ENG2334 – American Literature in the Fifties and Sixties
Schedule, syllabus and examination date
This course focuses on American literature during a very exciting time of transition, the period between 1950 and 1970. These were decades characterized by contradiction: prosperity and inequality, consumerist complacency and fear of nuclear holocaust, the civil rights movement and the war on Vietnam.
American literature responded to these contradictions with an intense burst of creativity and self-transformation The period is rich with new literary voices, new ways of approaching traditional forms, and the emergence of new perspectives and traditions.
We will focus on three of the period’s major literary trends: the counter-cultural movement of jazz-inflected “Beat” poetry, the emergence of postwar African American literature as a major voice in American culture, and the beginnings of a new phase in literature that interrogates American culture from a feminist or womanist perspective. We will consider how the texts on the syllabus fit into their historical and cultural moment, but more importantly, we will consider the lasting impact of these texts and the ways in which they help us think about our contemporary situation.
After completing this course you will have:
- developed a broad insight into the literary and ideological landscape that dominated American culture in the fifties and sixties, through the discussion of a set of representative and challenging texts.
- developed your critical reading and writing skills through individual and group work.
Students who are admitted to study programmes at UiO must each semester register which courses and exams they wish to sign up for in Studentweb.
If you are not already enrolled as a student at UiO, please see our information about admission requirements and procedures.
Recommended previous knowledge
It will be an advantage for the students if they have taken ENG1304 – American Literature, the survey course in American literature, but this is not a requirement. The course assumes a good proficiency in written and oral English.
- 10 credits overlap with ENG4374 – American Literature in the Fifties and Sixties (discontinued)
- 5 credits overlap with ENG2311 – America in the Fifties and Sixties (Literature and Civilization) (discontinued)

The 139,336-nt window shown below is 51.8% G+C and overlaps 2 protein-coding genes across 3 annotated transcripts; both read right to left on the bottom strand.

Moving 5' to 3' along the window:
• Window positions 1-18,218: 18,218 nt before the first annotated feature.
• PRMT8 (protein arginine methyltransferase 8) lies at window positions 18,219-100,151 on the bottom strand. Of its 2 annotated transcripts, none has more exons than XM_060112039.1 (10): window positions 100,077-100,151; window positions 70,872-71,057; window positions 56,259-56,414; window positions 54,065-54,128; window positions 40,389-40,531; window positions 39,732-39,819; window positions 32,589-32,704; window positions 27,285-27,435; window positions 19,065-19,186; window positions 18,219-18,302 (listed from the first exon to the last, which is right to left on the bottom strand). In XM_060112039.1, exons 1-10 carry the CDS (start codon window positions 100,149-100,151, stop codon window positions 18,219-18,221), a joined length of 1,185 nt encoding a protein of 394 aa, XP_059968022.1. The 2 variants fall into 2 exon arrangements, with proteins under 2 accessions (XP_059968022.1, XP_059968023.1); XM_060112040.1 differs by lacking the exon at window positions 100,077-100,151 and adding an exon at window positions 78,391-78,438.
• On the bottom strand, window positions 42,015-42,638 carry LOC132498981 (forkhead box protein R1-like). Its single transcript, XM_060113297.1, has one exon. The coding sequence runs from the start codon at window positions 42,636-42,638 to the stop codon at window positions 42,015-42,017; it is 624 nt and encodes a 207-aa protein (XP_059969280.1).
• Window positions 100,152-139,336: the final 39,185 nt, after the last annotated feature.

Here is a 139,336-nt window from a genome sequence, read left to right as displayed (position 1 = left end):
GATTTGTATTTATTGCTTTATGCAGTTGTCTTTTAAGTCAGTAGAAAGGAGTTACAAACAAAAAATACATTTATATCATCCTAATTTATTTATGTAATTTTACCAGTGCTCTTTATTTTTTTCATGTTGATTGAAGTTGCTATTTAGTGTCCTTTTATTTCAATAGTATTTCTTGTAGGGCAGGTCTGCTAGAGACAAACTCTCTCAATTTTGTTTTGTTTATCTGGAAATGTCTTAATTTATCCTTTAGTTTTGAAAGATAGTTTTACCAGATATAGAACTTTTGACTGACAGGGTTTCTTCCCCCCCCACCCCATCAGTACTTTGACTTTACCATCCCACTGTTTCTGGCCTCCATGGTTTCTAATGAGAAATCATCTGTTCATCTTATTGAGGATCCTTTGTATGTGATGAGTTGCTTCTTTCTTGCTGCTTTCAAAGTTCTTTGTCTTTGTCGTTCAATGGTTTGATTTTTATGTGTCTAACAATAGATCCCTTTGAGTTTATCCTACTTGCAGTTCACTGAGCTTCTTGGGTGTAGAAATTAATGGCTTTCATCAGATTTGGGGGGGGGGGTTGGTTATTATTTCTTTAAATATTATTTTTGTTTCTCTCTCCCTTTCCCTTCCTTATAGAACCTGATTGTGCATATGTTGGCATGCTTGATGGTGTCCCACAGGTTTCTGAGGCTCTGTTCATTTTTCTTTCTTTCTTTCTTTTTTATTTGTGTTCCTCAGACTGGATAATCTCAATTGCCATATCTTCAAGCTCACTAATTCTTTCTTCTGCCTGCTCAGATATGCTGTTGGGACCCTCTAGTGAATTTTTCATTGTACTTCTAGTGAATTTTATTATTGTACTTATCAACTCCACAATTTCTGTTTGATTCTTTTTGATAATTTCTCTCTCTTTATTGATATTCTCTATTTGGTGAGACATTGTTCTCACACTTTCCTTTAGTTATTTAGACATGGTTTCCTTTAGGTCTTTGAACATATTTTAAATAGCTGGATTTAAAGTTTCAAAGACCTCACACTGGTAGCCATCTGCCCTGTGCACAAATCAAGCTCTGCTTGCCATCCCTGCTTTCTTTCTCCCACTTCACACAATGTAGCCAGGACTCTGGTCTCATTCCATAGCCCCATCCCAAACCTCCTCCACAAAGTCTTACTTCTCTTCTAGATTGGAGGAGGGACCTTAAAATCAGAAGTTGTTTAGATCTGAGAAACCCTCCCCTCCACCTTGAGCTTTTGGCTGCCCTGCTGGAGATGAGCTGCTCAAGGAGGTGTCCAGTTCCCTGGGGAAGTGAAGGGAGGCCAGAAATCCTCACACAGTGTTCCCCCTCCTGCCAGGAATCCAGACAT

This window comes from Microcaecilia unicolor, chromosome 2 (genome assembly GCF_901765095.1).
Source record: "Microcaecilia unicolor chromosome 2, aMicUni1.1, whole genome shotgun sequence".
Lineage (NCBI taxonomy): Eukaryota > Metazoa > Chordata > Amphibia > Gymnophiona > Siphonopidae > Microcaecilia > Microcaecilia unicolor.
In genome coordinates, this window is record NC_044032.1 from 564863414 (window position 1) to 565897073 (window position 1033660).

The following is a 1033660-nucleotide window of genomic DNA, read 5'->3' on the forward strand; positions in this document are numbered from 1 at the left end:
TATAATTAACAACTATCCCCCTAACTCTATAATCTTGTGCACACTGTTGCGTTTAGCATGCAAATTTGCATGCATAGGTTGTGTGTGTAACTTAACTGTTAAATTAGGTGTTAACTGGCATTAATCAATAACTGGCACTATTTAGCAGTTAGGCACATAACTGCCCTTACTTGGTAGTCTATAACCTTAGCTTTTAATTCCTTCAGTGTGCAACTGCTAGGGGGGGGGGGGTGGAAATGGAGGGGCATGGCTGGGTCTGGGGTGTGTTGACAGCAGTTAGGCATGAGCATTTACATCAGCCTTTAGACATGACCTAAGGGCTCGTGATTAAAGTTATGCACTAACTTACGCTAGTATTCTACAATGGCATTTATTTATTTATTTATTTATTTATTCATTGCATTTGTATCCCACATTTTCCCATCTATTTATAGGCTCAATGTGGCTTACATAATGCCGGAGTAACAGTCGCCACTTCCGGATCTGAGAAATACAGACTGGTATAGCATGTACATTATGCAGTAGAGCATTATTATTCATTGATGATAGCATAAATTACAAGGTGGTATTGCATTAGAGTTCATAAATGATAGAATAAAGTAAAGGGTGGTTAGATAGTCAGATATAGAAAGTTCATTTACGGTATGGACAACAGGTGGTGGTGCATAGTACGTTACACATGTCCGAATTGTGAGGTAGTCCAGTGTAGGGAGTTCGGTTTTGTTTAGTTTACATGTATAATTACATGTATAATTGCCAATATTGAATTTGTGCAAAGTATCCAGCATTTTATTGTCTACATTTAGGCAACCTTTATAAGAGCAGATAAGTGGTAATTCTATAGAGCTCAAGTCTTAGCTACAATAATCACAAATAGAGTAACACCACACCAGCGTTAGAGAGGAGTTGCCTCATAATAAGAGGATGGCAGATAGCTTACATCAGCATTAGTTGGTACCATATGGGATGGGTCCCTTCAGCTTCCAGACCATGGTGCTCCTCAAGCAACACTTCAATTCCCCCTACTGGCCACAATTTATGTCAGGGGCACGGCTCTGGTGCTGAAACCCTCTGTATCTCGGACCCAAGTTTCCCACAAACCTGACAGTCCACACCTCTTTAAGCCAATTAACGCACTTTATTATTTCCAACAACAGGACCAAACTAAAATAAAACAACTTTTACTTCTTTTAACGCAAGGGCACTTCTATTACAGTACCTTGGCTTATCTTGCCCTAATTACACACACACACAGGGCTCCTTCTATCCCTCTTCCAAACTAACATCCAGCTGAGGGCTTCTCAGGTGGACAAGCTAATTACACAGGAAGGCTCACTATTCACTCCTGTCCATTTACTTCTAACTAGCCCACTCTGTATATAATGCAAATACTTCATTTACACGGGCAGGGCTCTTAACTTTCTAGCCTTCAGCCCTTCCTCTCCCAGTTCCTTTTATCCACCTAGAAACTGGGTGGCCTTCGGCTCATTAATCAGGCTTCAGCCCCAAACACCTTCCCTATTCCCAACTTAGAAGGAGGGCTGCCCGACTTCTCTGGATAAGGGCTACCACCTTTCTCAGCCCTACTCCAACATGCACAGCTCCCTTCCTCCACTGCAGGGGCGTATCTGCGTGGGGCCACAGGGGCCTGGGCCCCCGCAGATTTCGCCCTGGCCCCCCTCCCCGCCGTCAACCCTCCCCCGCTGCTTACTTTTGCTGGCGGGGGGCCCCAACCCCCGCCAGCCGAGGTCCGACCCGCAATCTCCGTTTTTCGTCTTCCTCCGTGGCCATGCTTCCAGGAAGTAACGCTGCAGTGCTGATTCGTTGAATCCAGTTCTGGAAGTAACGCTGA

- 5 credits overlap with ENG4351 – America in the Fifties and Sixties (Literature and Civilization) (discontinued)
Seminar, 2 hours per week, for 10 weeks, 20 hours in all.
Attendance is obligatory at least 8 out of 10 seminars. Additional absences must be justified by documentation given to the exam coordinator.
Access to teaching
A student who has completed compulsory instruction and coursework and has had these approved, is not entitled to repeat that instruction and coursework. A student who has been admitted to a course, but who has not completed compulsory instruction and coursework or had these approved, is entitled to repeat that instruction and coursework, depending on available capacity.
The exam form is a portfolio. The portfolio consists of a five-page essay on a topic chosen by the student in consultation with the teacher, and a final two-hour classroom exam.
You must submit your final paper in Fronter within a certain deadline. Read more about submission procedures.
Previously given exam assignments: http://www.uio.no/studier/emner/hf/ilos/ENG2334/eksamensoppgaver/previously-given-assignments.html
Examination support material
English– English dictionary.
Language of examination
Grades are awarded on a scale from A to F, where A is the best grade and F is a fail. Read more about the grading system.
Explanations and appeals
Resit an examination
Withdrawal from an examination
A term paper or equivalent that is passed may not be resubmitted in revised form.
If you withdraw from the exam after the deadline, this will be counted as an examination attempt.
Special examination arrangements
Application form, deadline and requirements for special examination arrangements.
Feedback from our students is essential if we are to provide the best possible education. As a student at the University of Oslo you will be asked to participate in various types of evaluation of our courses. Every time a course is given, we ask students to participate in mid-term evaluations, and periodically we ask them to participate in periodic evaluation of the course.